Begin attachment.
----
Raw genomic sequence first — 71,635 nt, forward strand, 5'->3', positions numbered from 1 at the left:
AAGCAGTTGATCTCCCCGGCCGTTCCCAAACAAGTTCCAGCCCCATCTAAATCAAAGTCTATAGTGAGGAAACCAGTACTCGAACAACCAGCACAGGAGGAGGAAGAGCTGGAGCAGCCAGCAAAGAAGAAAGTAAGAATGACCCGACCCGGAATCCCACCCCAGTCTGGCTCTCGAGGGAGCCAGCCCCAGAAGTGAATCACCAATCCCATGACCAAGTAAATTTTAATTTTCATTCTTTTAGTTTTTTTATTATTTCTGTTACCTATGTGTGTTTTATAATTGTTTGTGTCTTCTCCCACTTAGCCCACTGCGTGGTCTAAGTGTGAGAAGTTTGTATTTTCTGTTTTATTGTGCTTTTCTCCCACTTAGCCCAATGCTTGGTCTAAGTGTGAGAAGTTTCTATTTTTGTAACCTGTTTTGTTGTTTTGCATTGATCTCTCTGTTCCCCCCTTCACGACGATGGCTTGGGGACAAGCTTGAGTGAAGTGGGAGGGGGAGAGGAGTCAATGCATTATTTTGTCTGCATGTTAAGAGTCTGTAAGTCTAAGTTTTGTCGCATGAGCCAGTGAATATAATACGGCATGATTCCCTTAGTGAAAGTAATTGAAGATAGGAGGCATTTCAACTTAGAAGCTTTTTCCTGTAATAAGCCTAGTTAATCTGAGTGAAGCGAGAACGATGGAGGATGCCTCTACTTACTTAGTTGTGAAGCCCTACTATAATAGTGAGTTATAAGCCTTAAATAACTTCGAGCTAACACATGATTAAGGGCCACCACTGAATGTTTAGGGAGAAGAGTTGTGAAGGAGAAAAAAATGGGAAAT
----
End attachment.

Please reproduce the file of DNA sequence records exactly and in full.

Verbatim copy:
Raw genomic sequence first — 71,635 nt, forward strand, 5'->3', positions numbered from 1 at the left:
AAGCAGTTGATCTCCCCGGCCGTTCCCAAACAAGTTCCAGCCCCATCTAAATCAAAGTCTATAGTGAGGAAACCAGTACTCGAACAACCAGCACAGGAGGAGGAAGAGCTGGAGCAGCCAGCAAAGAAGAAAGTAAGAATGACCCGACCCGGAATCCCACCCCAGTCTGGCTCTCGAGGGAGCCAGCCCCAGAAGTGAATCACCAATCCCATGACCAAGTAAATTTTAATTTTCATTCTTTTAGTTTTTTTATTATTTCTGTTACCTATGTGTGTTTTATAATTGTTTGTGTCTTCTCCCACTTAGCCCACTGCGTGGTCTAAGTGTGAGAAGTTTGTATTTTCTGTTTTATTGTGCTTTTCTCCCACTTAGCCCAATGCTTGGTCTAAGTGTGAGAAGTTTCTATTTTTGTAACCTGTTTTGTTGTTTTGCATTGATCTCTCTGTTCCCCCCTTCACGACGATGGCTTGGGGACAAGCTTGAGTGAAGTGGGAGGGGGAGAGGAGTCAATGCATTATTTTGTCTGCATGTTAAGAGTCTGTAAGTCTAAGTTTTGTCGCATGAGCCAGTGAATATAATACGGCATGATTCCCTTAGTGAAAGTAATTGAAGATAGGAGGCATTTCAACTTAGAAGCTTTTTCCTGTAATAAGCCTAGTTAATCTGAGTGAAGCGAGAACGATGGAGGATGCCTCTACTTACTTAGTTGTGAAGCCCTACTATAATAGTGAGTTATAAGCCTTAAATAACTTCGAGCTAACACATGATTAAGGGCCACCACTGAATGTTTAGGGAGAAGAGTTGTGAAGGAGAAAAAAATGGGAAAT